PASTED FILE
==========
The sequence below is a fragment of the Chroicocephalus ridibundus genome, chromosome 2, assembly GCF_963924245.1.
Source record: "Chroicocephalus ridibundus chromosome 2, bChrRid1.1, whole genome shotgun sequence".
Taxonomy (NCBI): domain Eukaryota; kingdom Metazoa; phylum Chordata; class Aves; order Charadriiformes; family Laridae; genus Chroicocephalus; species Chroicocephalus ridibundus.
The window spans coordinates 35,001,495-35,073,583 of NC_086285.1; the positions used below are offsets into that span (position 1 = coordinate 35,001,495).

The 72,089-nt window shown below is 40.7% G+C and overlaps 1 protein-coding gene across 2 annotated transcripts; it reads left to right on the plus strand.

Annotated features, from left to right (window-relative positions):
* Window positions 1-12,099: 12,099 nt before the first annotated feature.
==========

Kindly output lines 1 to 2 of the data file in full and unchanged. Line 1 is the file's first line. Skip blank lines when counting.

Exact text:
The sequence below is a fragment of the Chroicocephalus ridibundus genome, chromosome 2, assembly GCF_963924245.1.
Source record: "Chroicocephalus ridibundus chromosome 2, bChrRid1.1, whole genome shotgun sequence".